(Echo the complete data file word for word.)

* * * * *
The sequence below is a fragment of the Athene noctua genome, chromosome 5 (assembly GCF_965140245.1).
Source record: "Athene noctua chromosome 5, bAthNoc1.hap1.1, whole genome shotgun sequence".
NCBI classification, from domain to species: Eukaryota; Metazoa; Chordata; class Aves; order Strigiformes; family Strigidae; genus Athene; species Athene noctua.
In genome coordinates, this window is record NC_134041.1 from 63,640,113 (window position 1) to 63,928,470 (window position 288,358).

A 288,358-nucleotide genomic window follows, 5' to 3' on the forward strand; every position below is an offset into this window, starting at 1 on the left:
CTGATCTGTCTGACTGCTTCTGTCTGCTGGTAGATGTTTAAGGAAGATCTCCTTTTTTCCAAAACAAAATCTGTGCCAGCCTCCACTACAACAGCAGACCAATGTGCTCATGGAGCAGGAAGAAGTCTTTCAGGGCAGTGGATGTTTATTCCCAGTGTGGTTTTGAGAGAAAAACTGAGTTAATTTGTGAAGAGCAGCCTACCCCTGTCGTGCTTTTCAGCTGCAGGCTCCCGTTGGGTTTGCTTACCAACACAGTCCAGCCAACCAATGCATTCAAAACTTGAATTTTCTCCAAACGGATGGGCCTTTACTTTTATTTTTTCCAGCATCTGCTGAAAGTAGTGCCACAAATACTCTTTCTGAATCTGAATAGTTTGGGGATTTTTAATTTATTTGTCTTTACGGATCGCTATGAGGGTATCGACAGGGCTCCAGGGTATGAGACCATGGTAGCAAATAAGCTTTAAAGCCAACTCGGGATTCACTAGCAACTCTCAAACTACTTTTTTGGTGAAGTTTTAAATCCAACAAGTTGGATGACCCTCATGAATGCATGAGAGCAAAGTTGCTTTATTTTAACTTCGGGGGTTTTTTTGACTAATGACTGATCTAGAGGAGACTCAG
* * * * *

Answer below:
The sequence below is a fragment of the Athene noctua genome, chromosome 5 (assembly GCF_965140245.1).
Source record: "Athene noctua chromosome 5, bAthNoc1.hap1.1, whole genome shotgun sequence".
NCBI classification, from domain to species: Eukaryota; Metazoa; Chordata; class Aves; order Strigiformes; family Strigidae; genus Athene; species Athene noctua.
In genome coordinates, this window is record NC_134041.1 from 63,640,113 (window position 1) to 63,928,470 (window position 288,358).

A 288,358-nucleotide genomic window follows, 5' to 3' on the forward strand; every position below is an offset into this window, starting at 1 on the left:
CTGATCTGTCTGACTGCTTCTGTCTGCTGGTAGATGTTTAAGGAAGATCTCCTTTTTTCCAAAACAAAATCTGTGCCAGCCTCCACTACAACAGCAGACCAATGTGCTCATGGAGCAGGAAGAAGTCTTTCAGGGCAGTGGATGTTTATTCCCAGTGTGGTTTTGAGAGAAAAACTGAGTTAATTTGTGAAGAGCAGCCTACCCCTGTCGTGCTTTTCAGCTGCAGGCTCCCGTTGGGTTTGCTTACCAACACAGTCCAGCCAACCAATGCATTCAAAACTTGAATTTTCTCCAAACGGATGGGCCTTTACTTTTATTTTTTCCAGCATCTGCTGAAAGTAGTGCCACAAATACTCTTTCTGAATCTGAATAGTTTGGGGATTTTTAATTTATTTGTCTTTACGGATCGCTATGAGGGTATCGACAGGGCTCCAGGGTATGAGACCATGGTAGCAAATAAGCTTTAAAGCCAACTCGGGATTCACTAGCAACTCTCAAACTACTTTTTTGGTGAAGTTTTAAATCCAACAAGTTGGATGACCCTCATGAATGCATGAGAGCAAAGTTGCTTTATTTTAACTTCGGGGGTTTTTTTGACTAATGACTGATCTAGAGGAGACTCAG